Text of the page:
Alexei Emelin, a member of Team Russia at the '07 World Championships and the Montreal Canadiens' third-round draft pick in '04, has turned down a contract offer from the Canadiens to sign a two-year deal with Ak Bars Kazan of the Russian Super League, as announced earlier today on the Ak Bars web site, as well as by Soviet Sport.

The Soviet Sport article quotes the 21-year-old defenseman as saying that by the time the Canadiens had offered him a contract, he already had an agreement in place with Ak Bars, and that the negotiations with Ak Bars had been on-going since prior to the World Championships (in late May). When asked if his contract with Ak Bars included an out clause if he were to sign an NHL deal, Emelin either seemed unaware of such a provision, or refused to discuss it, saying, "I play for Ak Bars now, and I will only think about this team."

Vasily Koshechkin

Within the same announcement as for the Emelin signing, Ak Bars also announced that they have signed Lada goaltender Vasily Koshechkin. Less than a month ago, the 6'-6" Koshechkin said that was planning to attend the Tampa Bay Lightning training camp, with the hopes of being signed by the Lightning.

Sunday, June 17, 2007

Bruins: Zinovjev Not Worth Asking Price

Ak Bars' Sergei Zinovjev (#42)

From today's Worcester Telegram & Gazette, about the Bruins' on-going flirtation with Russian superstar Sergei Zinovjev:

The Bruins still own the NHL rights to the 27-year-old center, who has become a bona fide star for Ak Bars Kazan of the Russian Super League, and just finished playing a starring role in Russia’s bronze-medal finish at the World Championships.

A third-round pick by Boston in the 2000 draft, Zinovjev now rakes in a cool tax-free $2.5 million in a country where the average schmuck earns about 50 bucks (U.S.) a week. According to Zinovjev’s North American agent, Rollie Hedges, that salary works out to roughly $5 million a year over here.

So, the questions are threefold: (a) Can the Bruins afford him? (b) Is Zinovjev worth that kind of money? And, the biggie: (c) Can the 27-year-old forward be persuaded to leave his native country and return to the NHL, which he left with a bitter taste in his mouth back in 2003, shortly after the Bruins signed him to a two-year contract?

The answers, according to Bruins general manager Peter Chiarelli, are no, no, and probably no.

"He can play in the NHL," Chiarelli added, "but circumstances dictate that he probably won’t."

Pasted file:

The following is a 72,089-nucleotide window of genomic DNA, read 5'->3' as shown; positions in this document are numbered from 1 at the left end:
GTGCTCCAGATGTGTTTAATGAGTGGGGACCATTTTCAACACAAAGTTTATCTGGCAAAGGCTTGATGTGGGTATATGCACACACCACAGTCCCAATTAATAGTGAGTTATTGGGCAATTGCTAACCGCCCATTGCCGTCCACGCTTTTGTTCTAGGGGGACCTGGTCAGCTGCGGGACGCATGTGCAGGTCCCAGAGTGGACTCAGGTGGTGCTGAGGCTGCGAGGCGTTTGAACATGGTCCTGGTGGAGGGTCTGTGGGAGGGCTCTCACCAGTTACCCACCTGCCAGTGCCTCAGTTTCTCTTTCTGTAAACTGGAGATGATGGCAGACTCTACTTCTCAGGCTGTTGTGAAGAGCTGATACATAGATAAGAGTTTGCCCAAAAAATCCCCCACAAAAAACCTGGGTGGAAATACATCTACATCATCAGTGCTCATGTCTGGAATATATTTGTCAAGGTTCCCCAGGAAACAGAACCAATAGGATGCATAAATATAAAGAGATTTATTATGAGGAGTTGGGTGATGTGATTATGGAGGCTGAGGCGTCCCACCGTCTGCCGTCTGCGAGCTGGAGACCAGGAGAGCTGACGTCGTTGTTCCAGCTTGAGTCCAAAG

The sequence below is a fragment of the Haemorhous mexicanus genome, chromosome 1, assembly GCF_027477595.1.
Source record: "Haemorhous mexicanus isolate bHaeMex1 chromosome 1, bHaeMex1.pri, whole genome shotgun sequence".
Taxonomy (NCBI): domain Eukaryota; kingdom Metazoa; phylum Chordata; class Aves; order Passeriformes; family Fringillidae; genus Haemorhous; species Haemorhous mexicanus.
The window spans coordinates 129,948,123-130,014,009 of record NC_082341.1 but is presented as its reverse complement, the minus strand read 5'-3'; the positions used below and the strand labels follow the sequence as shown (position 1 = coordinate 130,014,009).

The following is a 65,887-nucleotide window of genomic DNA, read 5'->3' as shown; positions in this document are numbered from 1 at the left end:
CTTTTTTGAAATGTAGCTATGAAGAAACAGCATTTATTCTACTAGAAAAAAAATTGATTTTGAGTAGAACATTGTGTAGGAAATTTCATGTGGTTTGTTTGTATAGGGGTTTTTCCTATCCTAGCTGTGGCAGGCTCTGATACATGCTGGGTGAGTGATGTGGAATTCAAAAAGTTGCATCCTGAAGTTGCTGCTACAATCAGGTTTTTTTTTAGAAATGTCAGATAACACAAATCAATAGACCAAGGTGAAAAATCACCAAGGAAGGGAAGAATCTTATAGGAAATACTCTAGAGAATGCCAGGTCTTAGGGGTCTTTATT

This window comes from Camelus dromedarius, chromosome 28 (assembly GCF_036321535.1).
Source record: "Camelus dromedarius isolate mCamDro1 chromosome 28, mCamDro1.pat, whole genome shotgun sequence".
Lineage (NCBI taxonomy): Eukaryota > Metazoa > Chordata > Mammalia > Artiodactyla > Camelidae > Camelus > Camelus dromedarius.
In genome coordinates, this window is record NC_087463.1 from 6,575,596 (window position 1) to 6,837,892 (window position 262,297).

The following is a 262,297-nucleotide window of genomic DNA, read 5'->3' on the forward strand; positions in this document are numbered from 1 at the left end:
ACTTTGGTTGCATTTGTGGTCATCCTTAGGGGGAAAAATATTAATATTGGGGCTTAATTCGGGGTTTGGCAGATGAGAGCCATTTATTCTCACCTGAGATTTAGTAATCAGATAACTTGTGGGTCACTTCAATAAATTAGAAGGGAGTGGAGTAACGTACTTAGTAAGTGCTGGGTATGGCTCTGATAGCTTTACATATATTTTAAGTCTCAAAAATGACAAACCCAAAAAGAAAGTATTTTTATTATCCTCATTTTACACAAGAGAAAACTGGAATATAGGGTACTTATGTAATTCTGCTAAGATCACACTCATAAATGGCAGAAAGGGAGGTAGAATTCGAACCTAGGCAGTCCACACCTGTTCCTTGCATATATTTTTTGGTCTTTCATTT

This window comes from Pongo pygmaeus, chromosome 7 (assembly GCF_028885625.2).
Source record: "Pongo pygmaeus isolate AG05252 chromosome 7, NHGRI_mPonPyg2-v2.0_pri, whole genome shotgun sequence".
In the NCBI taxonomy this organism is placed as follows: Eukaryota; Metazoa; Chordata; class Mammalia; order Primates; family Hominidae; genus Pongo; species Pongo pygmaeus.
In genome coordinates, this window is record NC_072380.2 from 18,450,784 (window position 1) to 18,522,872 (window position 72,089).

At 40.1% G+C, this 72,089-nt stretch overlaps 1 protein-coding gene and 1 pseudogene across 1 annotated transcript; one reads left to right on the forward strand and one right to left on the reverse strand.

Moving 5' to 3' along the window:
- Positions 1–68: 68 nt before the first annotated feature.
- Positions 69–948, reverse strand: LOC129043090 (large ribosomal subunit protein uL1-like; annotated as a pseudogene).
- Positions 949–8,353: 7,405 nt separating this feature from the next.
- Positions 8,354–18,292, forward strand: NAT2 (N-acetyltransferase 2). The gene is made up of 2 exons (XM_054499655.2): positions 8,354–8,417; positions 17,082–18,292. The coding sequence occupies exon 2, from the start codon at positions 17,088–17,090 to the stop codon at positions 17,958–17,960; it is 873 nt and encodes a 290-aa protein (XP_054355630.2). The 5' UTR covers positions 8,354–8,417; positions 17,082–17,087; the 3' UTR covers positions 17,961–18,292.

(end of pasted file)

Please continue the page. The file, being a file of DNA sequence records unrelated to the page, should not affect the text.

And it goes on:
At least not now, because even Chiarelli — a lawyer who rarely rules out anything — insists that Zinovjev, despite his rock-star status in Russia, isn’t worth $5 million in the NHL right now.

"No, he’s not, because he’s unproven," Chiarelli said. "He’s proven himself over there and makes a lot of money, but he’s unproven over here."

Assuming they can’t sign Zinovjev, the Bruins still would like to get something in return before their NHL rights to him expire on July 1, 2008. That could mean packaging the rights with an established player — goalie Hannu Toivonen comes to mind, especially if the B’s are as certain as everyone else about the bright future of 20-year-old Finnish sensation Tuukka Rask — and get a proven NHL talent in return from a rival team.

Or, they could take the rights to Zinovjev, add their No. 8 pick in Friday’s NHL Draft, and move up to one of the top three spots and get a sure-fire contributor to add to their ever-growing stable of impressive youngsters. As it stands now, Chicago, Philadelphia and Phoenix own picks No. 1, 2 and 3.

Chiarelli said, "In addition to talking to Rollie Hedges, we’ve talked to every team in the NHL. There has been some interest at some level, but his salary in Russia is a deterrent."

NHL scouts who have seen a lot of Zinovjev think he could step in and be the third-line center for the Bruins right now, behind Marc Savard and Patrice Bergergon. And that’s as a relatively raw commodity.

If, as expected, he grows in size, strength and ability during his interaction with the NHL’s best players, who knows how good he could become?

Unfortunately, in terms of popularity right now in Russia, he’s a 21st-century Yuri Gagarin. And he doesn’t sound like he plans to leave orbit anytime soon.